Stem cells are immature "starter" cells for all types of tissues. When you have leukemia, a stem cell transplant may be used to help your body make new, healthy blood cells. The transplant replaces the blood stem cells that are killed during high-dose chemotherapy. If you receive stem cells from a donor, the transplant may also help kill leukemia cells that may have survived the chemotherapy.
Stem cell transplants are somewhat controversial. Your doctor may suggest one in the following situations:
Your leukemia does not respond to standard chemotherapy or it comes back (relapses) after a remission (a reduction or absence of symptoms).
Your leukemia goes into remission with standard chemotherapy, but you have a type of leukemia or other prognostic factors that make it likely the leukemia will relapse.
A stem cell transplant is an intensive procedure that is more likely to succeed in people who are young and previously healthy. Whenever possible, using stem cells from a matched donor is preferred over using your own stem cells. However, this requires having a matched donor available to provide the stem cells for the transplant. In many cases, the donor may be a family member, but stem cells may also come from a matched, unrelated donor if no family member has your tissue type. It's important to discuss the procedure thoroughly with your doctor beforehand to make sure you understand the possible risks and benefits.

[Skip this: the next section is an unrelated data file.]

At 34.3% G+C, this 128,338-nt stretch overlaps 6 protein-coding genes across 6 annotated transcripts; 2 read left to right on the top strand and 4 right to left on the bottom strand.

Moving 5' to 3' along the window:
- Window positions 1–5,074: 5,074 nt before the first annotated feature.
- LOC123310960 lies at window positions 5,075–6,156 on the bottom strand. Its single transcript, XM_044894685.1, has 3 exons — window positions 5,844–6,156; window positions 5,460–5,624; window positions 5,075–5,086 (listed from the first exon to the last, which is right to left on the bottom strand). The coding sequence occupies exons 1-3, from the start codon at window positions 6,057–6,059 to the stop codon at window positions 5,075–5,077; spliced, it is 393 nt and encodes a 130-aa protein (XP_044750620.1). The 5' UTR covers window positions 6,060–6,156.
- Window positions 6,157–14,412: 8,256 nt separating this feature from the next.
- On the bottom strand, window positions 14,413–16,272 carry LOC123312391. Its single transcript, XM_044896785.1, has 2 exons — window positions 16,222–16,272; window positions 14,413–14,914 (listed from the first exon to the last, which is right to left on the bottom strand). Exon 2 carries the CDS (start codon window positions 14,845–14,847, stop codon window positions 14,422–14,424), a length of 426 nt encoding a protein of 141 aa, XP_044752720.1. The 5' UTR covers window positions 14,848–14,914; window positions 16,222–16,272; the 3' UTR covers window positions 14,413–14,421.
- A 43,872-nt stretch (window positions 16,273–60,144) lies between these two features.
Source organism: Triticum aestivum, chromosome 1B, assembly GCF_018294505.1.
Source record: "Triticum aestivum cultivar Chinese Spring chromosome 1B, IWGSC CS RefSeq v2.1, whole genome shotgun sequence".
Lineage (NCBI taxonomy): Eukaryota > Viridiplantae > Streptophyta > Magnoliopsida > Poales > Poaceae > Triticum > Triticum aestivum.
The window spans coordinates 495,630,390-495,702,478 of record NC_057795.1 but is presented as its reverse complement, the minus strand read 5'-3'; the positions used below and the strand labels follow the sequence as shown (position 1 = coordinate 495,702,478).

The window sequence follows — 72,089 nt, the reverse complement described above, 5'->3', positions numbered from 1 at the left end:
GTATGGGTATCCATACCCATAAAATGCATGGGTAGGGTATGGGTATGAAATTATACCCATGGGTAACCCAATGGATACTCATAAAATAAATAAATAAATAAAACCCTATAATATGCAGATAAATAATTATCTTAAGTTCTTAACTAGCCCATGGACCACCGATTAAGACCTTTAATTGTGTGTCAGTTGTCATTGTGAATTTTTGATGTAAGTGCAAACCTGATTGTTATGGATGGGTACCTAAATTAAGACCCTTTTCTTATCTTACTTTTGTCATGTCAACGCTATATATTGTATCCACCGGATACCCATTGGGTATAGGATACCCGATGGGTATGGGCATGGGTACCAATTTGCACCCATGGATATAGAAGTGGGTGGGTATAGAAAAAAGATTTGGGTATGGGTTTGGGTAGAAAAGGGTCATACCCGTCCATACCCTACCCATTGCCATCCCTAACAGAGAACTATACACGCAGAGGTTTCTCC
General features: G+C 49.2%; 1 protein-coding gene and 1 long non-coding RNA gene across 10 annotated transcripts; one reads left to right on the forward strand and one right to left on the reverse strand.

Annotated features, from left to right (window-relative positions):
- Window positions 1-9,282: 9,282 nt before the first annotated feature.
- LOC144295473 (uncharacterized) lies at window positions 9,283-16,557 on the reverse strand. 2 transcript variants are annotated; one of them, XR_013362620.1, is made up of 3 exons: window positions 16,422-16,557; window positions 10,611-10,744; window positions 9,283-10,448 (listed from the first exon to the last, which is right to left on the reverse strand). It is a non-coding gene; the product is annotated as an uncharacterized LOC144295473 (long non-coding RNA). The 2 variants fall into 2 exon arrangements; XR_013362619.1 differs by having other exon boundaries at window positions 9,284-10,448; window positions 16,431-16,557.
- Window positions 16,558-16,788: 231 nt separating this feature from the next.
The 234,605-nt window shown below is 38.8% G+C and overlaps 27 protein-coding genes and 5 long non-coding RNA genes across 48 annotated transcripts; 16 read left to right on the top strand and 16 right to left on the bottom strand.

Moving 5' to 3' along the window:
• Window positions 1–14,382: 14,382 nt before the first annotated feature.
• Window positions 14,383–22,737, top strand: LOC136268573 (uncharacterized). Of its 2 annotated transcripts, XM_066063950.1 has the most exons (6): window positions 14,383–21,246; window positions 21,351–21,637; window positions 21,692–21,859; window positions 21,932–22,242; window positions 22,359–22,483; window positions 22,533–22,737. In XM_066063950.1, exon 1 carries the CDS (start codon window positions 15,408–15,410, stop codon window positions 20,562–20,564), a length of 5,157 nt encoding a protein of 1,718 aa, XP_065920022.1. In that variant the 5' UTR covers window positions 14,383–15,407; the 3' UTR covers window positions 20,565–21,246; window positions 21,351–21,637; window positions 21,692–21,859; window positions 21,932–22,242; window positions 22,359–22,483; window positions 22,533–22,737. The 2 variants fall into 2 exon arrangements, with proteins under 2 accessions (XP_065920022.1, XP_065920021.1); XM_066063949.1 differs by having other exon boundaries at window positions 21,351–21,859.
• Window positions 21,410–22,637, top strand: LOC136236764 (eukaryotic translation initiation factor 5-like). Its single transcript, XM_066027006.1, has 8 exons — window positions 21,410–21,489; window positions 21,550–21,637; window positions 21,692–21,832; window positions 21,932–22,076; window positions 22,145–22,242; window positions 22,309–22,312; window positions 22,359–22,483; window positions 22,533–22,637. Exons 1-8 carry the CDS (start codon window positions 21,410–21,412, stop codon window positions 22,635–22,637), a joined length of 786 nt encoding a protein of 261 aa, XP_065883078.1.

Stem cell transplants are complex procedures. They require the services of specialized doctors called bone marrow transplant specialists. If you decide to have one, be sure to go to a hospital that specializes in stem cell transplants, such as a major cancer center. These hospitals are often accredited by the Foundation for the Accreditation of Cellular Therapy. The procedure is also expensive (costing more than $100,000), and not all insurance companies cover the cost.